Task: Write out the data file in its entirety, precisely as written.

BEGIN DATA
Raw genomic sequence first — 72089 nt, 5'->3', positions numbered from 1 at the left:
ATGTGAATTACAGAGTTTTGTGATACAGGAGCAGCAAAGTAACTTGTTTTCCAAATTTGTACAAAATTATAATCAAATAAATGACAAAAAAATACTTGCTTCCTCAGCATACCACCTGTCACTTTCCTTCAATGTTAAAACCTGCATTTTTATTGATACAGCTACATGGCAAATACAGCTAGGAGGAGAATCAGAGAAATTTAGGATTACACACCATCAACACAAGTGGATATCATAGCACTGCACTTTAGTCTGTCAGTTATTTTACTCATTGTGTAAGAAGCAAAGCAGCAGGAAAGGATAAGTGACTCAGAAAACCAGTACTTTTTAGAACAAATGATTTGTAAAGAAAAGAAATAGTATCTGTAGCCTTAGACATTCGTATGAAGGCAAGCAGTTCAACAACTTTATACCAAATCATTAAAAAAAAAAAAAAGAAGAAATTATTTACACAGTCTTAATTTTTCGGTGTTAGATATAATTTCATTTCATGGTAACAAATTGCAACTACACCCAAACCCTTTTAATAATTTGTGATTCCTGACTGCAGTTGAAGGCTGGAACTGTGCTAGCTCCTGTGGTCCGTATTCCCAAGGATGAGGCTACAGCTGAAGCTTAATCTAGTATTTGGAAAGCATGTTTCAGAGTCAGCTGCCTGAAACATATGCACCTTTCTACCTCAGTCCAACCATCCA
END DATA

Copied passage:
Raw genomic sequence first — 72089 nt, 5'->3', positions numbered from 1 at the left:
ATGTGAATTACAGAGTTTTGTGATACAGGAGCAGCAAAGTAACTTGTTTTCCAAATTTGTACAAAATTATAATCAAATAAATGACAAAAAAATACTTGCTTCCTCAGCATACCACCTGTCACTTTCCTTCAATGTTAAAACCTGCATTTTTATTGATACAGCTACATGGCAAATACAGCTAGGAGGAGAATCAGAGAAATTTAGGATTACACACCATCAACACAAGTGGATATCATAGCACTGCACTTTAGTCTGTCAGTTATTTTACTCATTGTGTAAGAAGCAAAGCAGCAGGAAAGGATAAGTGACTCAGAAAACCAGTACTTTTTAGAACAAATGATTTGTAAAGAAAAGAAATAGTATCTGTAGCCTTAGACATTCGTATGAAGGCAAGCAGTTCAACAACTTTATACCAAATCATTAAAAAAAAAAAAAAGAAGAAATTATTTACACAGTCTTAATTTTTCGGTGTTAGATATAATTTCATTTCATGGTAACAAATTGCAACTACACCCAAACCCTTTTAATAATTTGTGATTCCTGACTGCAGTTGAAGGCTGGAACTGTGCTAGCTCCTGTGGTCCGTATTCCCAAGGATGAGGCTACAGCTGAAGCTTAATCTAGTATTTGGAAAGCATGTTTCAGAGTCAGCTGCCTGAAACATATGCACCTTTCTACCTCAGTCCAACCATCCA